Přidáno: 20. května
While the gameplay can have some fun moments, I can't say I'm particularly impressed with many of the design decisions.
There is certainly some fun to be had in playing the role of elite cyber-spies in a hostile world. The two core mechanics (the sneaky, explory, stabby part, and the hacky, chancy, resource managy part) work well together. The mission selection and character progression parts also add a nice strategic element to the game. The interface works well enough, though it's perhaps a bit lacking on the clarity. However, there are enough things wrong with it that none of these things really make up for.
My biggest pet peeve is that there is a consistent refusal to present any pertinent information until after it would have been useful. That's certainly a good way to attempt to force replayability, but it does nothing to endear the game enough to actually want to go through the trouble. All it does is ensure that the first play-through is full of annoying experiences that could have been solved with a few more lines of dialog.
It doesn't end there. The stealth is a bit less exciting than you would expect from the people that made Mark of the Ninja. It uses the standard vision cone system, which doesn't really translate favorably into the slower nature of turn-based games. It's hard to feel excited when sneaking past a bunch of fairly predictable, and very dumb mobile vision cones. When you can walk next to a person and open/close a door in front of their face to keep them in place you know you've blown it. The only time there is any semblance of a challenge is when the enemy floods the level with dozens of enemies, and broadcasts your location every turn. This takes the game from "stealth" to "I hope the RNG gave me enough cover to hide behind."
The difficulty curve is quite inconsistent. The game is fairly simple once you get going. The missions are straight forward resource management problems (Optimizing the use of AP, Power, Items, and Time). It would have been nice with a few more lessons about conserving resources and priorities at the start, but it's easy enough to figure out with a bit of trial and error. However, it will occasionally ramp up to impossible when you failed to get the specific item for a particular situation, or if the RNG placed the objectives and exit points too far apart to traverse quickly. That's acceptable in a rogue-like where most game measure in minutes, but much less enjoyable in a longer game where even a quick playthrough demands your attention over many hours of gameplay.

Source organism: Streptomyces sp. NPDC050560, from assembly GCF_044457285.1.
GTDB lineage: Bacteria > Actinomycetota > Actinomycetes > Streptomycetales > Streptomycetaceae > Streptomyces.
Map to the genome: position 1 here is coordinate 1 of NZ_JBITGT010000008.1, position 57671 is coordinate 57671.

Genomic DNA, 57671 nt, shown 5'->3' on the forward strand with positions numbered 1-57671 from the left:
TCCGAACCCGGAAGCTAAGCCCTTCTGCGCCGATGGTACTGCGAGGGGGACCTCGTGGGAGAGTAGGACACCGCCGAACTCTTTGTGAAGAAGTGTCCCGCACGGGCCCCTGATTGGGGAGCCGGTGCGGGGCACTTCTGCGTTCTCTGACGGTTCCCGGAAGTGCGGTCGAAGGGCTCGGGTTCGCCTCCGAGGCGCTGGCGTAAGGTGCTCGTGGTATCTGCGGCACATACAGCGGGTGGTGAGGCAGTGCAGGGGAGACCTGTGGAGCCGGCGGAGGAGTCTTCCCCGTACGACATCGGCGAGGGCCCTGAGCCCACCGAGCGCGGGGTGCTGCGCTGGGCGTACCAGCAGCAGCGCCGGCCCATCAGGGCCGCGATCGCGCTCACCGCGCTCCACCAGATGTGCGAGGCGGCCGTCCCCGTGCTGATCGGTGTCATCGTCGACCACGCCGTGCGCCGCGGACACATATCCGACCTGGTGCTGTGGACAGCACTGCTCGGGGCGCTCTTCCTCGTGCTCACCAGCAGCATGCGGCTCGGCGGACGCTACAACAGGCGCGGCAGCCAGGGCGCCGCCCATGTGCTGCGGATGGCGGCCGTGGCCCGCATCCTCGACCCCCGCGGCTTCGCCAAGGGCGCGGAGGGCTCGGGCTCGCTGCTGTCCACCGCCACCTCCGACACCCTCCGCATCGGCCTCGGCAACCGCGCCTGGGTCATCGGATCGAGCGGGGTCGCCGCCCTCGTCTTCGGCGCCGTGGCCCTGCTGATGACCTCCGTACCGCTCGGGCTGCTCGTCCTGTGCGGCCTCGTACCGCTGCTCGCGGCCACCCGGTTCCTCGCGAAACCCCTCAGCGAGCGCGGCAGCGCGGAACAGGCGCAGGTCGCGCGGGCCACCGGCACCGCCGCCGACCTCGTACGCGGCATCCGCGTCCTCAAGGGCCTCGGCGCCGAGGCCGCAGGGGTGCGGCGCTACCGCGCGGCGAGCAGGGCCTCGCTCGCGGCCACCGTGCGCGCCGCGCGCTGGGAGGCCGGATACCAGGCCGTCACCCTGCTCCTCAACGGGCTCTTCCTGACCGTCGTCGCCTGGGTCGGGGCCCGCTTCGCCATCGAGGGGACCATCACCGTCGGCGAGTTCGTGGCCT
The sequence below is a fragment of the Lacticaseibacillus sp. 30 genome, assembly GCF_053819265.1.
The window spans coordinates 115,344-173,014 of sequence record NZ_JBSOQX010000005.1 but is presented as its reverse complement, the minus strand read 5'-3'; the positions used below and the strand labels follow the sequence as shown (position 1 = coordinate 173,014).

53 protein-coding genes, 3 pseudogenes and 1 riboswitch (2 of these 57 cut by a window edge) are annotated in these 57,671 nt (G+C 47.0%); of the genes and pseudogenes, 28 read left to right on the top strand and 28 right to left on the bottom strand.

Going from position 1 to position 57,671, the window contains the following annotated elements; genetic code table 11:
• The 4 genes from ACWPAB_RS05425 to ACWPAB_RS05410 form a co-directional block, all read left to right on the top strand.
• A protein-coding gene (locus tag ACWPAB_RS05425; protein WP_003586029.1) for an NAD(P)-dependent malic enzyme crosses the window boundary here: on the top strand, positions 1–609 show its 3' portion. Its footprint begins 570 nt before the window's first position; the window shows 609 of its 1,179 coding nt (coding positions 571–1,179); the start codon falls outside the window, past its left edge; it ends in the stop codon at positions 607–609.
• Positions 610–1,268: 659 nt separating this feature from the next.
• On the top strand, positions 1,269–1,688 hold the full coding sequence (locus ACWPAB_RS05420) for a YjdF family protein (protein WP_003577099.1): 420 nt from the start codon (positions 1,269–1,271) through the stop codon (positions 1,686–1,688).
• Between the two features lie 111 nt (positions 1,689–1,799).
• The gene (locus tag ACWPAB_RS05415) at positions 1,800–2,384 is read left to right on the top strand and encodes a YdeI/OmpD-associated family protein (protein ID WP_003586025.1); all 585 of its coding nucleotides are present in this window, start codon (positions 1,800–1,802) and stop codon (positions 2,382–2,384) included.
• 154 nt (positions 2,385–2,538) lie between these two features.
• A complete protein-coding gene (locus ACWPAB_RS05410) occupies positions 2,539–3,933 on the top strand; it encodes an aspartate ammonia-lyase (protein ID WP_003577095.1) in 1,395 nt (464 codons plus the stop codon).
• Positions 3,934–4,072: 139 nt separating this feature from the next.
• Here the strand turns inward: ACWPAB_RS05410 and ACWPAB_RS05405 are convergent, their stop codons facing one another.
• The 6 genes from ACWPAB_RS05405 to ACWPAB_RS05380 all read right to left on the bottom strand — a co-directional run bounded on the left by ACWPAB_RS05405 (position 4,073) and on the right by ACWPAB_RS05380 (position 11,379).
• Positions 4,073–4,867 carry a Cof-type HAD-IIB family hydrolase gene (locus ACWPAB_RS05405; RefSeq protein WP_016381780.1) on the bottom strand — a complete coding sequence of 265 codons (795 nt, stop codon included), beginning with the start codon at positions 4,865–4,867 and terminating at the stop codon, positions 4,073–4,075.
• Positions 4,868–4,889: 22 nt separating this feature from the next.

The levels are at the mercy of the RNG, sometimes making even high difficulty tasks a breeze, while other times putting an ever more aggravating set of obstacle in your way on even the easiest maps. There are plenty of dead ends and empty rooms, and little else to explore. With the inclusion of permadeath, and a very limited optional rewind feature this can lead to some annoying situations.
I did enjoy the mission variety, and the occasional cross-mission tasks kept it fresh enough that I didn't mind continuing. There was enough flavor to the game that I enjoyed going through the campaign. Unfortunately, it lacks the depth of games like Frozen Synapse, and doesn't make up for that lack of depth in any useful way.
I think the game would have been better had the story, and the characters played a more important part of the whole experience. Judging by the dialog there was a fairly interesting, dark, and deep world behind the game. Unfortunately that world does not really come through because there are just a few non-branching lines between each mission, and then the occasional offhand comment by one of the three voice characters during the missions. I think there was definitely a missed opportunity for some kind of data-collection mini-game with bits about the world.
Some occasional character banter would have gone a long way; as it is your characters are just bland dolls you control. Sure, they have different looks, and different equipment, but they might as well have been formless blobs. I would have liked to see a bit of in-game dialog of the playable characters reminiscing about old missions, or random events around them. This could have offered some depth to the story, and introduced concepts as the game went on instead of dumping you in a situation you were supposed to expect.
Finally, I did notice a somewhat consistent problem with clicks failing to register. More than a few times I clicked on a character and sent them to a new location only to have my previously selected character run into the center of the action. It's easy enough to deal with by clicking on a character a few times, but it's just one more annoyance that takes away from the experience.
In all it's an passable turn-based tactics game, sporting a fairly simple stealth element that feels tacked on to make up for the lack of combat. It doesn't really bring much interesting to the table. It doesn't do a very good job of introducing itself, and when you puzzle it all out the end result is not spectacular. It's a game that tries to force you to play more of it, without actually doing much to make you want more. I can certainly see some people enjoying it, but it's certainly not something that will have any sort of popular appeal.
Give it a try if you really like turn-based tactics games, or if it's on sale. Otherwise save yourself the time and headache.